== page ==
* God’s personal care for hurting people
Elisha’s prayer and method of raising the dead boy show God’s personal care for hurting people. We must express genuine concern for others as we carry God’s message to them. Only then will we faithfully represent our compassionate Father in heaven. (NLT)
2 Kings 4:32-36 – When Elisha arrived, the child was indeed dead, lying there on the prophet’s bed. He went in alone and shut the door behind him and prayed to the Lord. Then he lay down on the child’s body, placing his mouth on the child’s mouth, his eye on the child’s eyes, and his hands on the child’s hands. And the child’s body began to grow warm again! Elisha got up and walked back and forth in the room a few times. Then he stretched himself out again on the child. This time the boy sneezed seven times and opened his eyes!
Then Elisha summoned Gehazi. “Call the child’s mother!” he said. And when she came in, Elisha said, “Here, take your son!”
* Jesus’ caring nature
John stresses that we have a God who cares. This portrait contrasts with the Greek concept of God that was popular in that day—a God with no emotions and no messy involvement with humans. Here we see many of Jesus’ emotions—compassion, indignation, sorrow, even frustration. He often expressed deep emotion, and we must never be afraid to reveal our true feelings to him. He understands them, for he experienced them. Be honest, and don’t try to hide anything from your Savior. He cares. (NLT)
John 11:33-38 – When Jesus saw her weeping and saw the other people wailing with her, he was moved with indignation and was deeply troubled. “Where have you put him?” he asked them.
They told him, “Lord, come and see.” Then Jesus wept. The people who were standing nearby said, “See how much he loved him.” But some said, “This man healed a blind man. Why couldn’t he keep Lazarus from dying?” And again Jesus was deeply troubled. Then they came to the grave. It was a cave with a stone rolled across its entrance.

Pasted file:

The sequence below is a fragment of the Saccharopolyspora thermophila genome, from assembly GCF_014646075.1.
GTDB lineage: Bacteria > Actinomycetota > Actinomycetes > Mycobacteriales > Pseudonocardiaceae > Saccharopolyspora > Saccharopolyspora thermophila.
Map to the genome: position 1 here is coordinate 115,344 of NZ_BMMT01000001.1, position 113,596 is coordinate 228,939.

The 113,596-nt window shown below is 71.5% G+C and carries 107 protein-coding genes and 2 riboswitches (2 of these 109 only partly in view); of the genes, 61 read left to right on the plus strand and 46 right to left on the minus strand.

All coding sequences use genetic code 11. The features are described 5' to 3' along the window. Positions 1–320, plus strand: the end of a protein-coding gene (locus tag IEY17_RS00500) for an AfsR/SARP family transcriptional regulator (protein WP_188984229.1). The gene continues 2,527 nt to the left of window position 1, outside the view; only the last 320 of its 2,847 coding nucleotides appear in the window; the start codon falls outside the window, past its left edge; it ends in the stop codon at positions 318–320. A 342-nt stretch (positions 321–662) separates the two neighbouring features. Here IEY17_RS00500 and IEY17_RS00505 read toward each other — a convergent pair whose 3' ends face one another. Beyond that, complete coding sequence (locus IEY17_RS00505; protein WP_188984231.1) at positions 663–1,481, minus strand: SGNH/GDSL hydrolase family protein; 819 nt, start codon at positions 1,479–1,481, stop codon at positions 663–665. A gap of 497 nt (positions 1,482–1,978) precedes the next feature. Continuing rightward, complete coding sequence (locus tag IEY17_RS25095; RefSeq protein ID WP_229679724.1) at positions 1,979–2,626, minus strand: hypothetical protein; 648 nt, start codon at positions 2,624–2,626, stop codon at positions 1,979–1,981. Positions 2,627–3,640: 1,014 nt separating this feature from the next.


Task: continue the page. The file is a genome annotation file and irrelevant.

* Caring for those who are afflicted
Paul’s illness was a sickness that he was enduring while he visited the Galatian churches. The world is often callous to people’s pain and misery. Paul commended the Galatians for not scorning him; even though his condition was a trial to them (he didn’t explain what was wrong with him). Such caring was what Jesus meant when he called us to serve the homeless, hungry, sick, and imprisoned as if they were Jesus himself. Do you avoid those in pain or those facing difficulty—or are you willing to care for them as if they were Jesus Christ himself? (NLT)
Galatians 4:13-14 – Surely you remember that I was sick when I first brought you the Good News of Christ. But even though my sickness was revolting to you, you did not reject me and turn me away. No, you took me in and cared for me as though I were an angel from God or even Christ Jesus himself.
* Does God care about your church?
Does God care about your church? If you are tempted to doubt it, look more closely at these seven letters. The Lord of the universe knew each of these churches and its precise situation. In each letter, Jesus told John to write about specific people, places, and events. He praised believers for their successes and told them how to correct their failures. Just as Jesus cared for each of these churches, he cares for yours. He wants it to reach its greatest potential. The group of believers with whom you worship and serve is God’s vehicle for changing the world take it seriously—God does. (NLT)
Revelations 2:1 – [Jesus said] “Write this letter to the angel of the church in Ephesus. This is the message from the one who holds the seven stars in his right hand, the one who walks among the seven gold lampstands”
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